Stanford University bioengineer Ingmar Riedel-Kruse and his colleagues are developing “biotic games” where players control paramecia and other living microorganisms. The PacMan-like video games are the first in which a player’s actions influence the behavior of living microorganisms while the game is being played.
Here we propose the concept of ‘biotic games’, i.e., games that operate on biological processes. Utilizing a variety of biological processes we designed and tested a collection of games: ‘Enlightenment’, ‘Ciliaball’, ‘PAC-mecium’, ‘Microbash’, ‘Biotic Pinball’, ‘POND PONG’, ‘PolymerRace’, and ‘The Prisoner’s Smellemma’. We found that biotic games exhibit unique features compared to existing game modalities, such as utilizing biological noise, providing a real-life experience rather than virtual reality, and integrating the chemical senses into play. Analogous to video games, biotic games could have significant conceptual and cost-reducing effects on biotechnology and eventually healthcare; enable volunteers to participate in crowd-sourcing to support medical research; and educate society at large to support personal medical decisions and the public discourse on bio-related issues.
I’ve recently come across an exciting project, OpenPCR that aims to build a PCR machine by using simple elements that you can buy anywhere. You can pre-order the machine for 512$.
We want to produce an open design for a PCR machine. Our goal is to start this project up quickly and get a working prototype made for Maker Faire. After that, add on applications such as SNPs or PCR kits or synthetic biology.
A DIY Xerox machine for DNA: A fast, computer controlled PCR machine that uses normal PCR tubes and may be built mostly with off the shelf components + free schematics. It does thermal cycling as well as boil, cool, and freeze (4C) samples.
Please help them!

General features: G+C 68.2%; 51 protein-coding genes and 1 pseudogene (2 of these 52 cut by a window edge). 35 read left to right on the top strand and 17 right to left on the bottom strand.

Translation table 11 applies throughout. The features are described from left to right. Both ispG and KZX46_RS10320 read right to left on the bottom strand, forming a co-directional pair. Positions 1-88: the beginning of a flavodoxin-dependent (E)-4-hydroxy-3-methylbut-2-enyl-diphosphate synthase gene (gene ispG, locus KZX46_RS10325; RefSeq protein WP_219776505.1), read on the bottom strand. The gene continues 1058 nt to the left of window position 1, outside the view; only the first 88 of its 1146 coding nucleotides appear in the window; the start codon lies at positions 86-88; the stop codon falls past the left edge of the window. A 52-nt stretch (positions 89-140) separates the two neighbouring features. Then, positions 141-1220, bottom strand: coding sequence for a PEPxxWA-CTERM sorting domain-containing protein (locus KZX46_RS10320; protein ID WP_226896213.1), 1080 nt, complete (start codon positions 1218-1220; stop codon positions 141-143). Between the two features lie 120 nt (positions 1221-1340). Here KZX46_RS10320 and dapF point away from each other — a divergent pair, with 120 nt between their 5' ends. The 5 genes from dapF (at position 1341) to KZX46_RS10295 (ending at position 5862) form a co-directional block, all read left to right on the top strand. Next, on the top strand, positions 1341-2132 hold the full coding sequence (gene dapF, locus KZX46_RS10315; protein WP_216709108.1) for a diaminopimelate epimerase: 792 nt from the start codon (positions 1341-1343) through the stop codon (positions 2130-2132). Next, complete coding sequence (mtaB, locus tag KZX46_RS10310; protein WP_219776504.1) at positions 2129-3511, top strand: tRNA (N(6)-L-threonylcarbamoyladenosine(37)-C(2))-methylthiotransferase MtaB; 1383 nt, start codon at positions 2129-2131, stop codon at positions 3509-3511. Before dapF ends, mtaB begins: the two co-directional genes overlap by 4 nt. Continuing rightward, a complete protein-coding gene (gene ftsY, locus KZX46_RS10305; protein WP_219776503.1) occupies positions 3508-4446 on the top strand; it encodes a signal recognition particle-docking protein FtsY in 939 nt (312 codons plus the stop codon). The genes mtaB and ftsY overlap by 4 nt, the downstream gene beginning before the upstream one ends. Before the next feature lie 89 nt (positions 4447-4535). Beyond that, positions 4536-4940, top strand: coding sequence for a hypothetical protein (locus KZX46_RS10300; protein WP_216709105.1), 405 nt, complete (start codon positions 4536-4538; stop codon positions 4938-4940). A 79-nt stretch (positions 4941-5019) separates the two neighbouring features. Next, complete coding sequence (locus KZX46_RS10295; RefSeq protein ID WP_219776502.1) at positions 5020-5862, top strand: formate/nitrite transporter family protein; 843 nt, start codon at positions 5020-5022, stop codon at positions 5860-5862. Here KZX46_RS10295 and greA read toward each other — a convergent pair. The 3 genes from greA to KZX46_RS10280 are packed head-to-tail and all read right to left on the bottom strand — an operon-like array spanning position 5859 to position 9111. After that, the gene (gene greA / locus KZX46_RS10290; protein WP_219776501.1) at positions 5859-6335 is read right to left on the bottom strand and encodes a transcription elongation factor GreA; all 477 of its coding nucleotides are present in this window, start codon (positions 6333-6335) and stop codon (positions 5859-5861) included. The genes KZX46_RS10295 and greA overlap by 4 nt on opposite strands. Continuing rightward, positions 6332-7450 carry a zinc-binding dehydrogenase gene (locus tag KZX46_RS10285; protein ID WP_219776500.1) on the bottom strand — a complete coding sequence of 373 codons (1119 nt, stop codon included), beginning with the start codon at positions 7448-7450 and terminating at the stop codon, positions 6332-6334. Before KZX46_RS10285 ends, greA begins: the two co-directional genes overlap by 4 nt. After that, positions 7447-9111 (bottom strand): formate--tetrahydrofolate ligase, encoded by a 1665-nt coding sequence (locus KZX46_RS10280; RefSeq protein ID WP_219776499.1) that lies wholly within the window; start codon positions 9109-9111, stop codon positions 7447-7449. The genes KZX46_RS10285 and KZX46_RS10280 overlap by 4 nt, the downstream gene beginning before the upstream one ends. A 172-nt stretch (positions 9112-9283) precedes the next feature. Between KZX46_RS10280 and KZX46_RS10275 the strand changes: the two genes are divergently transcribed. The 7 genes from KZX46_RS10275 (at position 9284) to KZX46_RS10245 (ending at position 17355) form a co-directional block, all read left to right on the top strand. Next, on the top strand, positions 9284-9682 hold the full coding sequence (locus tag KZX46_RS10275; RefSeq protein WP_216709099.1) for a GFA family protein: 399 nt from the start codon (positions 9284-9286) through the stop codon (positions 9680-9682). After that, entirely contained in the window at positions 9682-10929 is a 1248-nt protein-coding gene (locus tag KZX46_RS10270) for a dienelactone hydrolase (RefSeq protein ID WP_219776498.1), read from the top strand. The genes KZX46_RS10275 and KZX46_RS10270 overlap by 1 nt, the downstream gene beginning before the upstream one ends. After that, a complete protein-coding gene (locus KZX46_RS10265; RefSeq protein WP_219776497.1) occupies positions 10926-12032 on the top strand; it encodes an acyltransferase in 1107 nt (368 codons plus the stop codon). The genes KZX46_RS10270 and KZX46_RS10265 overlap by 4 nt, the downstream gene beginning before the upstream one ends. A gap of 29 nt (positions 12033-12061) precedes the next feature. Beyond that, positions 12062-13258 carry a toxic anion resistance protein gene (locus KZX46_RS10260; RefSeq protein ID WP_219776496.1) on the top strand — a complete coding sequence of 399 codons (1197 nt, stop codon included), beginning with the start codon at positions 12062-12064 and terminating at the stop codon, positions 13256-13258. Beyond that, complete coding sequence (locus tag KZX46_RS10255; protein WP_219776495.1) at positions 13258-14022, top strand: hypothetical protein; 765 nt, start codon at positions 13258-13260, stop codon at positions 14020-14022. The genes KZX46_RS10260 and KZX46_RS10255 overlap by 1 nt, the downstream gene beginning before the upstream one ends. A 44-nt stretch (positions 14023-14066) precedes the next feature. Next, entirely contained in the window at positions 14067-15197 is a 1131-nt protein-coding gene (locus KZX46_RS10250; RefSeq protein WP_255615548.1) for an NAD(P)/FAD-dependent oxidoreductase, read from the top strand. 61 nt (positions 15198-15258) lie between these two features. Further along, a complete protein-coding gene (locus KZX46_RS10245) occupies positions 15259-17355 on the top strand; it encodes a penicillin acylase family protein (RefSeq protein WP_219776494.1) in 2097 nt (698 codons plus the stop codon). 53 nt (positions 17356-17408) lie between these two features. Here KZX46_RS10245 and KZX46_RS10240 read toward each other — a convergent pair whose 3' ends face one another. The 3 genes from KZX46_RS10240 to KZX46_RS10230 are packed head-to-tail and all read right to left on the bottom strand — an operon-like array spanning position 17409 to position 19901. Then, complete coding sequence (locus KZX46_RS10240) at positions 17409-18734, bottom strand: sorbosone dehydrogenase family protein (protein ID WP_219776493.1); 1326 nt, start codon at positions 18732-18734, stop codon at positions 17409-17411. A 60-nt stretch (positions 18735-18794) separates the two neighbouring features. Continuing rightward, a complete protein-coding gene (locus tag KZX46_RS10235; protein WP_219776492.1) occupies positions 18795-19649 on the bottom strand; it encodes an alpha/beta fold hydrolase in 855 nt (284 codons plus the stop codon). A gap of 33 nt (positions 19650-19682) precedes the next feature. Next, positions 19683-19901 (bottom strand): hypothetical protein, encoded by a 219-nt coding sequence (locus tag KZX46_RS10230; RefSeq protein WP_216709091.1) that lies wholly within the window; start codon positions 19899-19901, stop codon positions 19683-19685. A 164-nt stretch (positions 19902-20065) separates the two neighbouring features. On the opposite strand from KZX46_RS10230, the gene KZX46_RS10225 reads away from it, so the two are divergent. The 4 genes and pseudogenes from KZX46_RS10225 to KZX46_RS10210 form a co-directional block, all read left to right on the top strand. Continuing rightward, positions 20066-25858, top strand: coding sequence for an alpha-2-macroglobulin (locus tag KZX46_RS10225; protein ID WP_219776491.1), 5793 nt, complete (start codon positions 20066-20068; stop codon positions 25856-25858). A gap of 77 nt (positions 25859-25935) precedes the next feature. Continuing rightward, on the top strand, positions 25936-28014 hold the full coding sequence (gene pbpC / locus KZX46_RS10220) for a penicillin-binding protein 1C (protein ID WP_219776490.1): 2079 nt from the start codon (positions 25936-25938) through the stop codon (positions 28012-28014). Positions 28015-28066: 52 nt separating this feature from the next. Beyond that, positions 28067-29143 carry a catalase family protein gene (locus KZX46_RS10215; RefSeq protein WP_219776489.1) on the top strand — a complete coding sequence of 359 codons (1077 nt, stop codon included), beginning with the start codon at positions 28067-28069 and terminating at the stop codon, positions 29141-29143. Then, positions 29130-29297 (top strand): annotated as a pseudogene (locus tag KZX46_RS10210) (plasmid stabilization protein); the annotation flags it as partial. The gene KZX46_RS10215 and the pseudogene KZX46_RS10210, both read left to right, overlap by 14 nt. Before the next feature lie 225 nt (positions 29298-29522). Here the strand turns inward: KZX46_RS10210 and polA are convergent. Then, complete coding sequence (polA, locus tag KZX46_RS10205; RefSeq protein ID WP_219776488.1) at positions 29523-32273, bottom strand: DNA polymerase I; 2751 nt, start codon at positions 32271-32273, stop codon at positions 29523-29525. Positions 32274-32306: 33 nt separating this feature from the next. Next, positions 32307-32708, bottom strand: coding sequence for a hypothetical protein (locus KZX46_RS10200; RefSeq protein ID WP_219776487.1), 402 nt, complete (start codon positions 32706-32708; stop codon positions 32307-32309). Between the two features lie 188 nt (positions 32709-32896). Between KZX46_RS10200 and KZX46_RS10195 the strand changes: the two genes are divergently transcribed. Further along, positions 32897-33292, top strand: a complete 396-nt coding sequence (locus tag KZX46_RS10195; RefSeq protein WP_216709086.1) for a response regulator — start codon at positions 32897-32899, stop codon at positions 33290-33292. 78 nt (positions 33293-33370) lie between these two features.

You watch a presentation about the project here.
If you have ever tried to look up a number such as the volume of a cell, the outer membrane width of E. coli or the cellular concentration of ATP, you will like BioNumbers, a database of biological numbers.
It is often surprising how difficult it can be to find concrete biological numbers, even for properties that have been measured numerous times. To help solve this for one and all, BioNumbers (the database of key numbers in molecular biology) was created. Along with the numbers, you’ll find the relevant references to the original literature, useful comments, and related numbers.
Though we have made an honest first try at simplifying the process of finding useful biological numbers, there is still much work to be done. A key challenge is filling in the large number of missing items. Another challenge involves setting up a reliable and discriminating search engine which on a first try yields the numbers a user is actually interested in finding.
(Hat tip: Round the lab)
Last year, I wrote about Science Magazine’s competition in which researchers could dance their research projects or PhDs. Now the finalists are announced. Check these highly creative scientists out:
That’s the idea behind “Dance Your Ph.D.” Over the past 3 years, scientists from around the world have teamed up to create dance videos based on their graduate research. This year’s contest, launched in June by Science, received 45 brave submissions.
Today, judges—including scientists, choreographers, and past winners—announced the finalists in four categories: physics, chemistry, biology, and social sciences. Each receives $500.